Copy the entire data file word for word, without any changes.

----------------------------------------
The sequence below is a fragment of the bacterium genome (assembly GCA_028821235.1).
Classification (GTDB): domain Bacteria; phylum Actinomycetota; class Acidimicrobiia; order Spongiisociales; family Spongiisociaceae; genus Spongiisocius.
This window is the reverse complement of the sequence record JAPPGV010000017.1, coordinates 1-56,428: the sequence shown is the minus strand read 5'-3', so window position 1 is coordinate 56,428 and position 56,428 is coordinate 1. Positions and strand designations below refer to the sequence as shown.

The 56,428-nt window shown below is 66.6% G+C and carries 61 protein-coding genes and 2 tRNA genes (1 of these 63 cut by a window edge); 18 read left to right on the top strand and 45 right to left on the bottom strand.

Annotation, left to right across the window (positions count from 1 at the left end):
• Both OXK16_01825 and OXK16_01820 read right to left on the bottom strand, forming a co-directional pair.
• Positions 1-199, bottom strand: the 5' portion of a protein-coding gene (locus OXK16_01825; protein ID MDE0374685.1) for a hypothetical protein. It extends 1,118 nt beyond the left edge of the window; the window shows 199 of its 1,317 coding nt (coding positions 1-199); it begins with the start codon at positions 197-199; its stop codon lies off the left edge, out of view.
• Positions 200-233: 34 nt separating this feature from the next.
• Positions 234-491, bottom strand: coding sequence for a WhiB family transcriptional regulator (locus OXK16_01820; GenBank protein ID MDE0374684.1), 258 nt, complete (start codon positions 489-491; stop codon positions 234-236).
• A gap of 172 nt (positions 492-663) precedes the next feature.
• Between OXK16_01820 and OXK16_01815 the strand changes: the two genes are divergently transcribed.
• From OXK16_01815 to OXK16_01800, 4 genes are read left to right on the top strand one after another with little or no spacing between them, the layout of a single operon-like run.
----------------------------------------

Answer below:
The sequence below is a fragment of the bacterium genome (assembly GCA_028821235.1).
Classification (GTDB): domain Bacteria; phylum Actinomycetota; class Acidimicrobiia; order Spongiisociales; family Spongiisociaceae; genus Spongiisocius.
This window is the reverse complement of the sequence record JAPPGV010000017.1, coordinates 1-56,428: the sequence shown is the minus strand read 5'-3', so window position 1 is coordinate 56,428 and position 56,428 is coordinate 1. Positions and strand designations below refer to the sequence as shown.

The 56,428-nt window shown below is 66.6% G+C and carries 61 protein-coding genes and 2 tRNA genes (1 of these 63 cut by a window edge); 18 read left to right on the top strand and 45 right to left on the bottom strand.

Annotation, left to right across the window (positions count from 1 at the left end):
• Both OXK16_01825 and OXK16_01820 read right to left on the bottom strand, forming a co-directional pair.
• Positions 1-199, bottom strand: the 5' portion of a protein-coding gene (locus OXK16_01825; protein ID MDE0374685.1) for a hypothetical protein. It extends 1,118 nt beyond the left edge of the window; the window shows 199 of its 1,317 coding nt (coding positions 1-199); it begins with the start codon at positions 197-199; its stop codon lies off the left edge, out of view.
• Positions 200-233: 34 nt separating this feature from the next.
• Positions 234-491, bottom strand: coding sequence for a WhiB family transcriptional regulator (locus OXK16_01820; GenBank protein ID MDE0374684.1), 258 nt, complete (start codon positions 489-491; stop codon positions 234-236).
• A gap of 172 nt (positions 492-663) precedes the next feature.
• Between OXK16_01820 and OXK16_01815 the strand changes: the two genes are divergently transcribed.
• From OXK16_01815 to OXK16_01800, 4 genes are read left to right on the top strand one after another with little or no spacing between them, the layout of a single operon-like run.